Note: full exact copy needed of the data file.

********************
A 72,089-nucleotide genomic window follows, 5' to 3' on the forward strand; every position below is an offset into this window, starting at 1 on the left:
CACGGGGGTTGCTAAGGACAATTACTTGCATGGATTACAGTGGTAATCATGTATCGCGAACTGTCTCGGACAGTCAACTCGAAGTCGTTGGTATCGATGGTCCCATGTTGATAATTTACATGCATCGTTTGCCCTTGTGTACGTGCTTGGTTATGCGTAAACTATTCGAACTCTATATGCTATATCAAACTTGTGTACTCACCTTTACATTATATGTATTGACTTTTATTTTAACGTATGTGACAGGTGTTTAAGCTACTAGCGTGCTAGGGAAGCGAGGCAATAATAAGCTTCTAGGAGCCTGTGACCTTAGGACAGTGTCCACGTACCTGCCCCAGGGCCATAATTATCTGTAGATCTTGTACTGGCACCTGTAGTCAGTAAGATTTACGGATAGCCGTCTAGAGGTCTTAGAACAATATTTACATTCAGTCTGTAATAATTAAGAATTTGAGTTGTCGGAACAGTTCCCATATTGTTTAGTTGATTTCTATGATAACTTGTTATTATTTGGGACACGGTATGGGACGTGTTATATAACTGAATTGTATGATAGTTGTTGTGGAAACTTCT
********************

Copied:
A 72,089-nucleotide genomic window follows, 5' to 3' on the forward strand; every position below is an offset into this window, starting at 1 on the left:
CACGGGGGTTGCTAAGGACAATTACTTGCATGGATTACAGTGGTAATCATGTATCGCGAACTGTCTCGGACAGTCAACTCGAAGTCGTTGGTATCGATGGTCCCATGTTGATAATTTACATGCATCGTTTGCCCTTGTGTACGTGCTTGGTTATGCGTAAACTATTCGAACTCTATATGCTATATCAAACTTGTGTACTCACCTTTACATTATATGTATTGACTTTTATTTTAACGTATGTGACAGGTGTTTAAGCTACTAGCGTGCTAGGGAAGCGAGGCAATAATAAGCTTCTAGGAGCCTGTGACCTTAGGACAGTGTCCACGTACCTGCCCCAGGGCCATAATTATCTGTAGATCTTGTACTGGCACCTGTAGTCAGTAAGATTTACGGATAGCCGTCTAGAGGTCTTAGAACAATATTTACATTCAGTCTGTAATAATTAAGAATTTGAGTTGTCGGAACAGTTCCCATATTGTTTAGTTGATTTCTATGATAACTTGTTATTATTTGGGACACGGTATGGGACGTGTTATATAACTGAATTGTATGATAGTTGTTGTGGAAACTTCT